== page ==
09/29/2015 01:52 EDT | Updated 09/28/2016 05:12 EDT

Derek Saretzky, Accused Of Killing Toddler And Her Dad, Back In Jail After Hospital Stay

Derek Saretzky was placed in a medically induced coma but late last week regained consciousness.

LETHBRIDGE, Alta. — The man charged in the slaying of a two-year-old toddler and her father in southern Alberta has been released from hospital and returned to custody.

Derek Saretzky is charged with two counts of first-degree murder in the deaths of Hailey Dunbar-Blanchette and her father, Terry Blanchette, as well as a separate charge of offering an indignity to the little girl's body.

Last week, the 22-year-old Saretzky was found at the Lethbridge Correctional Centre in medical distress.

Sources say he tried to commit suicide by hanging himself.

He was placed in a medically induced coma but late last week regained consciousness and is now recovering.

Officials are not saying where he is now being held but say every inmate is assessed by institutional staff in conjunction with Alberta Health Services to ensure appropriate placement in a correctional facility.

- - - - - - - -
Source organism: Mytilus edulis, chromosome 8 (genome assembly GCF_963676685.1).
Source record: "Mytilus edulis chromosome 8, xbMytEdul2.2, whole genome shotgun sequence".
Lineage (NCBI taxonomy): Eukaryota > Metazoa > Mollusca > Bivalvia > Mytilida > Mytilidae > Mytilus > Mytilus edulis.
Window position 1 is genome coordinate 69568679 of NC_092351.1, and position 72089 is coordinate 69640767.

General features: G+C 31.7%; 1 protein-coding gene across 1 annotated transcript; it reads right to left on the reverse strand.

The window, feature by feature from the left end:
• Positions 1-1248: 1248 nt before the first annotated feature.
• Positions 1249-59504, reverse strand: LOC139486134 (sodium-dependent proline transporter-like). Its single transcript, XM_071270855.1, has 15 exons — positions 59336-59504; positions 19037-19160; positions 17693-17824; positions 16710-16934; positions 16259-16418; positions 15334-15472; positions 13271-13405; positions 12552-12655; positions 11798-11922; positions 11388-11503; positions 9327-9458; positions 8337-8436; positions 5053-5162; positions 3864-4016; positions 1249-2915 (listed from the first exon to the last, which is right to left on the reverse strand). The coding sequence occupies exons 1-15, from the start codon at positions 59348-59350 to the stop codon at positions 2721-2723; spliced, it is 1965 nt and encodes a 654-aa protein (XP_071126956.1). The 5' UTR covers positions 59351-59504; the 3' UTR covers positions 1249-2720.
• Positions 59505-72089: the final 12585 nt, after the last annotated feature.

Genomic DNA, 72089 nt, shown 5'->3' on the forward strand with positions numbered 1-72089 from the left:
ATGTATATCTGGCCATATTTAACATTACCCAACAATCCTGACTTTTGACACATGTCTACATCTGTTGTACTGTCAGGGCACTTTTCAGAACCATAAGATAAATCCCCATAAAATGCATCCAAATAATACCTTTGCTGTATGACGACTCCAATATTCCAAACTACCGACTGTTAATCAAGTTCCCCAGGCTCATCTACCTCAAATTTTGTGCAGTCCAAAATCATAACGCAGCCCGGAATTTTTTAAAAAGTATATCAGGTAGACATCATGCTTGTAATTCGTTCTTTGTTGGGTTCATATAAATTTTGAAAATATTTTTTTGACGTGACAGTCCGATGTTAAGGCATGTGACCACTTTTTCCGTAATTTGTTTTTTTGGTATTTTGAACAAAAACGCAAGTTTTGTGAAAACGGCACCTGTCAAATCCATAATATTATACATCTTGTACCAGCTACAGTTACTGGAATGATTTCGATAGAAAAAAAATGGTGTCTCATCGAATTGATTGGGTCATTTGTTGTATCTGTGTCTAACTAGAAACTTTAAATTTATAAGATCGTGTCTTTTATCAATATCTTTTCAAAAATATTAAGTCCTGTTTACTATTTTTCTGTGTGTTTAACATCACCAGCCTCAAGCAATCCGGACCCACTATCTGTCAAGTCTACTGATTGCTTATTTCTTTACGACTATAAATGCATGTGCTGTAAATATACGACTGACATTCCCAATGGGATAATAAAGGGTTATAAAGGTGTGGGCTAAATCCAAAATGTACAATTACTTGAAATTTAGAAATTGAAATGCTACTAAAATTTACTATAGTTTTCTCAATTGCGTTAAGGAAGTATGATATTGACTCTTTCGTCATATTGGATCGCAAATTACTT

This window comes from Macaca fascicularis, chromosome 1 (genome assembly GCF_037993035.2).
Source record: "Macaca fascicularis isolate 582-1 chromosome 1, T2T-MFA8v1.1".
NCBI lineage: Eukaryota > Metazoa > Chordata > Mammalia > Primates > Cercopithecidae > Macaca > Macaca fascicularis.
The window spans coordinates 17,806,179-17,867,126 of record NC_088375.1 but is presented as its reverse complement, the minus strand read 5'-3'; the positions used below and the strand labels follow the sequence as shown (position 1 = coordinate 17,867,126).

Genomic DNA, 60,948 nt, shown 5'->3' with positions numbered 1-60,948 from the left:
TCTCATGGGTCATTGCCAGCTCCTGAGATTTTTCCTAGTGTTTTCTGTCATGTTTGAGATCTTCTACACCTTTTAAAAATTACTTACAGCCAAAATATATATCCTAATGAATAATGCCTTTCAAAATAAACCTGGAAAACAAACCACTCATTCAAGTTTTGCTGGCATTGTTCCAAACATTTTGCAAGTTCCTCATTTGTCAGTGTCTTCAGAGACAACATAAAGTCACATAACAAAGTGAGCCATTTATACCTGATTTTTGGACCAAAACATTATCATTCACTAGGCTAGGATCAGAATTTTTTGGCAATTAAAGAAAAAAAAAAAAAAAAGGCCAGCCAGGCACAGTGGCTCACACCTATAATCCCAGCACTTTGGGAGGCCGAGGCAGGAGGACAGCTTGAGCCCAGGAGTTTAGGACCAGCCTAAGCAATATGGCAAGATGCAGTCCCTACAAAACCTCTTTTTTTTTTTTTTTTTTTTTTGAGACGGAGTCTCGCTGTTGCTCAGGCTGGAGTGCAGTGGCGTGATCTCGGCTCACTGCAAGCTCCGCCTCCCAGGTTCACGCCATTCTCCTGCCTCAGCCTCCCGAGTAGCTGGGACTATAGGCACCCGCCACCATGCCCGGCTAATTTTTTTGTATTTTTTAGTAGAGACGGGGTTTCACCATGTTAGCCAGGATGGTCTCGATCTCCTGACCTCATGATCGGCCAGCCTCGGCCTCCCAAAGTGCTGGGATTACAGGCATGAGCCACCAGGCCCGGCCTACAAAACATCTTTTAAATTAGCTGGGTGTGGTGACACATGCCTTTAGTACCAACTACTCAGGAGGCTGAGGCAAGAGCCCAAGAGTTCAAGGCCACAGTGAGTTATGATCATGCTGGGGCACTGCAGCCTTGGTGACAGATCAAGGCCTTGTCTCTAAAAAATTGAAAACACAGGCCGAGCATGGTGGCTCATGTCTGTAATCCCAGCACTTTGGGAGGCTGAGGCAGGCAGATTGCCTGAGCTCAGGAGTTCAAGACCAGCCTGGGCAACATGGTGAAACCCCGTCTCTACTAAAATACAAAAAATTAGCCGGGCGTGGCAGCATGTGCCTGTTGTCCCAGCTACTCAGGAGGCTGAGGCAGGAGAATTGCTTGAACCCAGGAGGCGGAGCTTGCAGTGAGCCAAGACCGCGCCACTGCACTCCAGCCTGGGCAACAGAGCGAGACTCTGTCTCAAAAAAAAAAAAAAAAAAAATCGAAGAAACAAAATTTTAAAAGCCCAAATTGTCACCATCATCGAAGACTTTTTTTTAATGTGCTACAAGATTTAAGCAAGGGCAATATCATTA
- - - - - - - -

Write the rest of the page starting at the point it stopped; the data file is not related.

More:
Saretzky is scheduled to appear in a Lethbridge court via closed-circuit TV on Wednesday to answer to the charges in the death of the young father who was found dead in his home, and his daughter, who was abducted from the home and whose body was later found in a rural area.

Meanwhile, questions continue to surface about how Saretzky may have been able to harm himself.

At an event in Calgary on Monday, Justice Minister Kathleen Ganley said she couldn't address the specific case because of privacy reasons.

“Certainly the safety of both the workers in correction centres and the inmates being held there is absolutely critical and it’s sort of top of mind," she said. "We do a number of things to address that."

Wildrose justice critic Scott Cyr said he will call for a review into the matter when the legislature resumes sitting.

“This is a very distressing incident," Cyr said. "Mr. Saretzky allegedly committed a very heinous crime and the victims’ families need to have answers.

"We need to make sure we get a review. The fact is these correctional facilities have all of the safety guidelines in place."

Cyr said he is not pointing the finger at correctional staff, instead implying it may be a question of whether they have the proper resources needed to do their job.

(CTV Calgary, CFFR)

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